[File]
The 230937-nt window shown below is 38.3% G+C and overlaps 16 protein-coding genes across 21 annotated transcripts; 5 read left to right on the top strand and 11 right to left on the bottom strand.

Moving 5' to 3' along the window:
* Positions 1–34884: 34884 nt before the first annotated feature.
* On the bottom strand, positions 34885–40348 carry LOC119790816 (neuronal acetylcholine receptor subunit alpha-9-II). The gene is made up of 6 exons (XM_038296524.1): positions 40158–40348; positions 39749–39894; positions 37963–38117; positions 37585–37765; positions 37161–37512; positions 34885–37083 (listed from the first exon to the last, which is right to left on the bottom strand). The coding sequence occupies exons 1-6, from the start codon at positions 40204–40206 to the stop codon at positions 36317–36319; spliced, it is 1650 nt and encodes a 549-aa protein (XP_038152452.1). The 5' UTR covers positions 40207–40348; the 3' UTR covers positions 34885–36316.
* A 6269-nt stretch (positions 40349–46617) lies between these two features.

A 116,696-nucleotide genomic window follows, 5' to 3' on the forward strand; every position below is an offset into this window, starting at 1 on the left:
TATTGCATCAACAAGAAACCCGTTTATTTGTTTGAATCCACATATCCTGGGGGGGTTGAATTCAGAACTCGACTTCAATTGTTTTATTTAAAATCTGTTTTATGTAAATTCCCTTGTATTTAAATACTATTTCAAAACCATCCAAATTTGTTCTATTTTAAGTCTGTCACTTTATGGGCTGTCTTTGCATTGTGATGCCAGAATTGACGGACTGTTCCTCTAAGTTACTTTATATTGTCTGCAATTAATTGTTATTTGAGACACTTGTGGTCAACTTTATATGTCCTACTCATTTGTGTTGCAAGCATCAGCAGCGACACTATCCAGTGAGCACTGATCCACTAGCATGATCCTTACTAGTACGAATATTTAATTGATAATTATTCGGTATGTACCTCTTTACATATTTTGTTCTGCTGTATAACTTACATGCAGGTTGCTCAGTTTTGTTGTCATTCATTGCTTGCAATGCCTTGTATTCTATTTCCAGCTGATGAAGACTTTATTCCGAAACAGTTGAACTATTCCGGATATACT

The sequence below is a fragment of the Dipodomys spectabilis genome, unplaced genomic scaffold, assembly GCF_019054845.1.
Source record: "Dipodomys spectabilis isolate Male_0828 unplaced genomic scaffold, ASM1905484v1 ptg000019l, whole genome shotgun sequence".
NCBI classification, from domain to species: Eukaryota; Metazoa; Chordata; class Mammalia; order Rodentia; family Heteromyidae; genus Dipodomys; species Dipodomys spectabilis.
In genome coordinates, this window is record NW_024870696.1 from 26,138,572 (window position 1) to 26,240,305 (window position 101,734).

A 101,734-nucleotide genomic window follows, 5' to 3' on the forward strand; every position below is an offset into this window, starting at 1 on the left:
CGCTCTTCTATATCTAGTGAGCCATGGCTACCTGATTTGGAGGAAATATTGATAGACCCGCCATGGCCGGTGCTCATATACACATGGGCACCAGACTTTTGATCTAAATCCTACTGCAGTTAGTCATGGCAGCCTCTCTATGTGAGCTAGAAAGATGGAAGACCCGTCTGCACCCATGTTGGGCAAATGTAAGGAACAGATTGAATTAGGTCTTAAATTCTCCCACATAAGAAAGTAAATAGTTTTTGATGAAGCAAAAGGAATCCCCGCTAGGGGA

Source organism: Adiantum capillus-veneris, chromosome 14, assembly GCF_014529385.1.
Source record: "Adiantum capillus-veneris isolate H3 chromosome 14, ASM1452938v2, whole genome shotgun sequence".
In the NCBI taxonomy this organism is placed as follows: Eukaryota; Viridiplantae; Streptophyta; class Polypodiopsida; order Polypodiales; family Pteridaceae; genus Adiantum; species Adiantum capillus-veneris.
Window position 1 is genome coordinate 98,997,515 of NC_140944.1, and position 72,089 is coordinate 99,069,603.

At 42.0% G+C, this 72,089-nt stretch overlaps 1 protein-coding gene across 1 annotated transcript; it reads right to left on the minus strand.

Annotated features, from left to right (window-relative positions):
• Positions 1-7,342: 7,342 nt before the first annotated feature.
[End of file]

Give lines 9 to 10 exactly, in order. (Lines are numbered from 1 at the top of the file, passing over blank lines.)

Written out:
Source record: "Dipodomys spectabilis isolate Male_0828 unplaced genomic scaffold, ASM1905484v1 ptg000019l, whole genome shotgun sequence".
NCBI classification, from domain to species: Eukaryota; Metazoa; Chordata; class Mammalia; order Rodentia; family Heteromyidae; genus Dipodomys; species Dipodomys spectabilis.